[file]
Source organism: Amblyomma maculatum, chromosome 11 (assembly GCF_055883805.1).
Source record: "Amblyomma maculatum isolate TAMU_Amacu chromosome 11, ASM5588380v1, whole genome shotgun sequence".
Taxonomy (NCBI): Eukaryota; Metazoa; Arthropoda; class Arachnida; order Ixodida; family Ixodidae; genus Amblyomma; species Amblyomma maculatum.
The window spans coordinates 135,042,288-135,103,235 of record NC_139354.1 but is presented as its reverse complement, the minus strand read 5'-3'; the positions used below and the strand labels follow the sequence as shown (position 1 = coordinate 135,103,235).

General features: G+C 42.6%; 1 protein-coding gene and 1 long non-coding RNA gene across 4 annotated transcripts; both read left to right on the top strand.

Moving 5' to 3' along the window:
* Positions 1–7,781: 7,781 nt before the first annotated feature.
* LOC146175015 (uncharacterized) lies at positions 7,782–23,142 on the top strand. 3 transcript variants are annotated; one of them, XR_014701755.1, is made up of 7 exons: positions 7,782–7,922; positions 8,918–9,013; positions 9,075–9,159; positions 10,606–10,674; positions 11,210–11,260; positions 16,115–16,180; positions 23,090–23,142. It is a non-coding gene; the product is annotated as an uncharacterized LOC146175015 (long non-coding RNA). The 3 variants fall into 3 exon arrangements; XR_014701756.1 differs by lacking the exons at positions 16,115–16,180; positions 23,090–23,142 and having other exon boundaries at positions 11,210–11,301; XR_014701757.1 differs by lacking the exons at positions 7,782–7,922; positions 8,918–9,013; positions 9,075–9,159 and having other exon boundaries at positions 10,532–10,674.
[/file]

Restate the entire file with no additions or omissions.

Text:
Source organism: Amblyomma maculatum, chromosome 11 (assembly GCF_055883805.1).
Source record: "Amblyomma maculatum isolate TAMU_Amacu chromosome 11, ASM5588380v1, whole genome shotgun sequence".
Taxonomy (NCBI): Eukaryota; Metazoa; Arthropoda; class Arachnida; order Ixodida; family Ixodidae; genus Amblyomma; species Amblyomma maculatum.
The window spans coordinates 135,042,288-135,103,235 of record NC_139354.1 but is presented as its reverse complement, the minus strand read 5'-3'; the positions used below and the strand labels follow the sequence as shown (position 1 = coordinate 135,103,235).

General features: G+C 42.6%; 1 protein-coding gene and 1 long non-coding RNA gene across 4 annotated transcripts; both read left to right on the top strand.

Moving 5' to 3' along the window:
* Positions 1–7,781: 7,781 nt before the first annotated feature.
* LOC146175015 (uncharacterized) lies at positions 7,782–23,142 on the top strand. 3 transcript variants are annotated; one of them, XR_014701755.1, is made up of 7 exons: positions 7,782–7,922; positions 8,918–9,013; positions 9,075–9,159; positions 10,606–10,674; positions 11,210–11,260; positions 16,115–16,180; positions 23,090–23,142. It is a non-coding gene; the product is annotated as an uncharacterized LOC146175015 (long non-coding RNA). The 3 variants fall into 3 exon arrangements; XR_014701756.1 differs by lacking the exons at positions 16,115–16,180; positions 23,090–23,142 and having other exon boundaries at positions 11,210–11,301; XR_014701757.1 differs by lacking the exons at positions 7,782–7,922; positions 8,918–9,013; positions 9,075–9,159 and having other exon boundaries at positions 10,532–10,674.